Volunteers and community create accessible experiences during Ski for Light event
“Each single ski is 12ft long,” Nancy Benkoske explains to Brenda Henige. Benkoske is describing the competition before them. “There’s a skier in front, middle, and back and you have to coordinate your left, right, left,”
Henige is visually impaired. Benkoske is a sighted and a guide that came to Rhinelander from Oshkosh for the Ski for Light Event.
Benkoske is describing the giant ski race, one of the skiing events that took place at Northwood Golf Course.
The three skiers on a single set of large skis race against another team for the finish line.
There’re a few falls along the way, but people running alongside them get the skiers back up right and on their way.
Henige enjoyed this race from the sidelines, but Karen Burke was one of the first to race in the event.
“Well, at first it was terrifying because I fell. I didn't quite get the rhythm, but then I actually set the pace and it went a lot smoother,” said Burke.
Burke, like Henige and 100-plus other participants at the Ski for Light event, is visually-impaired. More than 240 people total attended the week long event.
Burke and Henige travelled from different parts of Michigan for the event, one that’s become a favorite of theirs.
“Even though we were all hoping to get a lot more skiing in. Ski for Light came up with all sorts of other alternative activities that made up for the time that we didn't get to ski,” said Burke. “It's been a lot of fun this week. Just being with all my friends.”
“It's been a fun week.” Henige added. “It just makes you remember why you've come before and why you want to return.”
Those alternate activities ranged from hiking through the woods to basketball and golfing at the Hodag Dome.
The golfing simulator was a highlight for Henige.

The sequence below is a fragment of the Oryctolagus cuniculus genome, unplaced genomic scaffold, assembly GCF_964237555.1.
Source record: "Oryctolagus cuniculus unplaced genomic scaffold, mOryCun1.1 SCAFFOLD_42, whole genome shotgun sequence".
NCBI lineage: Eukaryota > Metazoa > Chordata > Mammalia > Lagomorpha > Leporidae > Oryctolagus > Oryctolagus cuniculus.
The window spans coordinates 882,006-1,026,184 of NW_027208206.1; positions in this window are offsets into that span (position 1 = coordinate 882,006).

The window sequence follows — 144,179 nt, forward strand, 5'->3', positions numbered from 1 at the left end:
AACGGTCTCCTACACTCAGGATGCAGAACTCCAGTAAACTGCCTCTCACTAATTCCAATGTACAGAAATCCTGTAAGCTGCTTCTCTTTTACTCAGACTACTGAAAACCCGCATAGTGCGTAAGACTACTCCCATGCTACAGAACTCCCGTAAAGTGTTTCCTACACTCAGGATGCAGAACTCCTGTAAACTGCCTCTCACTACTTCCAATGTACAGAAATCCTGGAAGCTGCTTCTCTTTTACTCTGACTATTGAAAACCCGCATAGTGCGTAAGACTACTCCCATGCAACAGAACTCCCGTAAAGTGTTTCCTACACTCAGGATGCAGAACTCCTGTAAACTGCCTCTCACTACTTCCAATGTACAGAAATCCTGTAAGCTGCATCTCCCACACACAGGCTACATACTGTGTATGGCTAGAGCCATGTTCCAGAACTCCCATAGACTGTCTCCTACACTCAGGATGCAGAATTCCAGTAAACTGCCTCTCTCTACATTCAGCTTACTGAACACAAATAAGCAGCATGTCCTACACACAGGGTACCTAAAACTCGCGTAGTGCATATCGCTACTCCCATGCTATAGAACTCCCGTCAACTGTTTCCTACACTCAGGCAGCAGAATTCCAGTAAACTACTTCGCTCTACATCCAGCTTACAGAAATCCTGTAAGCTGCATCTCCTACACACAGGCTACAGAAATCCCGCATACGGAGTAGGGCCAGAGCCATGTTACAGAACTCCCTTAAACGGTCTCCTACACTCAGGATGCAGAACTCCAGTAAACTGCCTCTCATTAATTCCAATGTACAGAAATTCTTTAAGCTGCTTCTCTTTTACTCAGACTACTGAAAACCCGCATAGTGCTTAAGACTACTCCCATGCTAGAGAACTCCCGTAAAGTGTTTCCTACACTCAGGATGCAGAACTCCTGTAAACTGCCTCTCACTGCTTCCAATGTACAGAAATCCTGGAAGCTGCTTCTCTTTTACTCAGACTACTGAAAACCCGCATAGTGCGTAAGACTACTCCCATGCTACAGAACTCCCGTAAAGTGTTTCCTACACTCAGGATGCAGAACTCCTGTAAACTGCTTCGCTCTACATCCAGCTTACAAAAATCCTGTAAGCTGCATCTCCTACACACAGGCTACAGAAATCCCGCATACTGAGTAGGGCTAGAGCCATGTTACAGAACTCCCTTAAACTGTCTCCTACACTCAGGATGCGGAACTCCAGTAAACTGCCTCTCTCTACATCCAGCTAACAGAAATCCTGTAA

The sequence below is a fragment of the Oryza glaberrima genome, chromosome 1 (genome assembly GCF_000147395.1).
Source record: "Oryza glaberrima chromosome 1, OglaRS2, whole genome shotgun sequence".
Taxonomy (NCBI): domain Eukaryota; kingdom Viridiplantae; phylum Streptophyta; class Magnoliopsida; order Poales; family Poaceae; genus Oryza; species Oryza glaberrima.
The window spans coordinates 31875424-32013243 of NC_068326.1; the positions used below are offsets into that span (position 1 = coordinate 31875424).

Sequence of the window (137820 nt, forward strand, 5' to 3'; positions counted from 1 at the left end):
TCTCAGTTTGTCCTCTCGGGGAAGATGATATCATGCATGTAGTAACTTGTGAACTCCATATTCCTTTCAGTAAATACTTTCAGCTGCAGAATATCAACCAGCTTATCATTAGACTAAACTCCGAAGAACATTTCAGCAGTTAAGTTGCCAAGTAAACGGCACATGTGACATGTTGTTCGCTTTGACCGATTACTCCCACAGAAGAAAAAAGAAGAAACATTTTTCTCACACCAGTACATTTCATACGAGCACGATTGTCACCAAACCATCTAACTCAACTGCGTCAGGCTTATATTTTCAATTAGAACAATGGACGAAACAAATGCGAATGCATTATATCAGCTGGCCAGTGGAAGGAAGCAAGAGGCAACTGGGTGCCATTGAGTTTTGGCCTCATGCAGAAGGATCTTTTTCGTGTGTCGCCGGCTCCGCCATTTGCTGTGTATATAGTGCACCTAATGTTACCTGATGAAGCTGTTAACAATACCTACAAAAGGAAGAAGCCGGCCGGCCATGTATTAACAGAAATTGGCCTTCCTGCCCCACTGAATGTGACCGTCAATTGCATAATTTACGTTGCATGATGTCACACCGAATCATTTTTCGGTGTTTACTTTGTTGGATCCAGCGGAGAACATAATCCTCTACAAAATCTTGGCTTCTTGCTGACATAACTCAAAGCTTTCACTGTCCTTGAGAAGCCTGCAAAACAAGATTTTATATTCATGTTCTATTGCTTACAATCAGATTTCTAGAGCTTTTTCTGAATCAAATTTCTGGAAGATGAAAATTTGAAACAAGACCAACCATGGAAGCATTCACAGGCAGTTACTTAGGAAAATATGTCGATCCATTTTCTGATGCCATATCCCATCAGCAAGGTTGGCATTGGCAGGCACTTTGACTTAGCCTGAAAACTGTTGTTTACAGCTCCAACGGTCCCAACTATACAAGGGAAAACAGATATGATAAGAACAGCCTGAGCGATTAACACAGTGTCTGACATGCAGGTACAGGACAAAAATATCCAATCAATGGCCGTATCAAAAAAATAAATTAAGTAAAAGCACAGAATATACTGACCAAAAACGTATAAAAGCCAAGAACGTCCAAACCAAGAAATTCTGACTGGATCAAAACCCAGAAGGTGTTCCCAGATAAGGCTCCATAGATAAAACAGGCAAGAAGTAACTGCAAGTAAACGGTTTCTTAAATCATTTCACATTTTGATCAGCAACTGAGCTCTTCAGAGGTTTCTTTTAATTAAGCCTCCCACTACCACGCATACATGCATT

“I never had done that in my life. That was fun. I'm not going to be a pro or anything. But it was fun to learn how,” she said.
For Burke, the favorite was shooting hoops.
“The basketball net had a beeper on it so we could aim ourselves and aim the ball,” said Burke. “That was the coolest part being able to do that independently without somebody having to physically move me. I was in a spot, and I was able to shoot like five or six baskets in a row. It was awesome.”
This was the first time in years that the Ski for Light event has been held in Wisconsin.
The organization rotates locations and draws people in from all over the world.
“We had such a great support from the people of Rhinelander, but also just the state of Wisconsin,” said Tim McCorcle, the treasurer for Ski for Light. “Just a phenomenal number of guides and participants, skiers, from Wisconsin.”
The volunteer-run organization pairs sighted, able-bodied cross-country skiers with visually-impaired or mobility-impaired skiers for a week.
This is Benkoske’s second year being a guide.
“Everyone's been generous and helpful to give us hints on how to make life easy for all of us when we're hiking or skiing,” she said. “We get to be outside for a week in the winter and just have fun. So yeah, I think we're lifers.”
McCorcle knows the experiences during this event will stick with everyone, they have for him since his first time attending in 2012.
“As a blind person, I find that cross country skiing is probably the sport that gives me the most freedom to experience it as I did when I was sighted. Then the best part of it, I get to share that whole experience of being on snow with a sighted guide,” he said. “You're doing it with another person who has a shared enthusiasm for being outside and being on snow and feeling that magic together.”
He and other participants were amazed by the Rhinelander community supporting this event.
“People in Rhinelander, enjoy your town and your local ski trials when you can, but you have a wonderful town and I'm glad we were able to experience it and the generosity of the community. It was fun,” said McCorcle.
“They're just so welcoming and hospitable,” said Henige. “Wisconsinites know how to throw a good get together.”
A good get together, despite the not-so-good for skiing weather, made possible by a community and volunteers aiming to make the Northwoods more accessible for everyone.